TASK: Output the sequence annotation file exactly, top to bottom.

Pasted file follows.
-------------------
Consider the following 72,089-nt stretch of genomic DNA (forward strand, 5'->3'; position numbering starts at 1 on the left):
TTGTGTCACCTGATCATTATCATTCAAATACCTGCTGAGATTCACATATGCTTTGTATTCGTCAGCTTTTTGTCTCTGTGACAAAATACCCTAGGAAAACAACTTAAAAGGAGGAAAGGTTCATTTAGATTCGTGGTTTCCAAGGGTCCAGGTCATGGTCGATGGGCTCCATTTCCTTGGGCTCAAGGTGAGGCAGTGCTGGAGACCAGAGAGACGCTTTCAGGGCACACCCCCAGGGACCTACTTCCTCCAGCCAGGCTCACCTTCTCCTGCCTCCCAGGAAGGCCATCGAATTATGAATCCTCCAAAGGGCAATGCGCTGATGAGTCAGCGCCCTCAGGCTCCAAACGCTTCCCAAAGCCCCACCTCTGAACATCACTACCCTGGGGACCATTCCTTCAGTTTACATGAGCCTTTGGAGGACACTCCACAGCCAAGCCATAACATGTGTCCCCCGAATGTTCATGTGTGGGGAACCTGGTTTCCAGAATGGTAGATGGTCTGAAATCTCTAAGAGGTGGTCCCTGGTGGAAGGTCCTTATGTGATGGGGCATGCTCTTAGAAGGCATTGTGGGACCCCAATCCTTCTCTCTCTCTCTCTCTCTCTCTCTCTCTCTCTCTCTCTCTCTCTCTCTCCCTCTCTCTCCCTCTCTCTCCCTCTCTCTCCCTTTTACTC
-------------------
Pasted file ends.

Consider the following 72,089-nt stretch of genomic DNA (forward strand, 5'->3'; position numbering starts at 1 on the left):
TTGTGTCACCTGATCATTATCATTCAAATACCTGCTGAGATTCACATATGCTTTGTATTCGTCAGCTTTTTGTCTCTGTGACAAAATACCCTAGGAAAACAACTTAAAAGGAGGAAAGGTTCATTTAGATTCGTGGTTTCCAAGGGTCCAGGTCATGGTCGATGGGCTCCATTTCCTTGGGCTCAAGGTGAGGCAGTGCTGGAGACCAGAGAGACGCTTTCAGGGCACACCCCCAGGGACCTACTTCCTCCAGCCAGGCTCACCTTCTCCTGCCTCCCAGGAAGGCCATCGAATTATGAATCCTCCAAAGGGCAATGCGCTGATGAGTCAGCGCCCTCAGGCTCCAAACGCTTCCCAAAGCCCCACCTCTGAACATCACTACCCTGGGGACCATTCCTTCAGTTTACATGAGCCTTTGGAGGACACTCCACAGCCAAGCCATAACATGTGTCCCCCGAATGTTCATGTGTGGGGAACCTGGTTTCCAGAATGGTAGATGGTCTGAAATCTCTAAGAGGTGGTCCCTGGTGGAAGGTCCTTATGTGATGGGGCATGCTCTTAGAAGGCATTGTGGGACCCCAATCCTTCTCTCTCTCTCTCTCTCTCTCTCTCTCTCTCTCTCTCTCTCTCTCTCTCCCTCTCTCTCCCTCTCTCTCCCTCTCTCTCCCTTTTACTC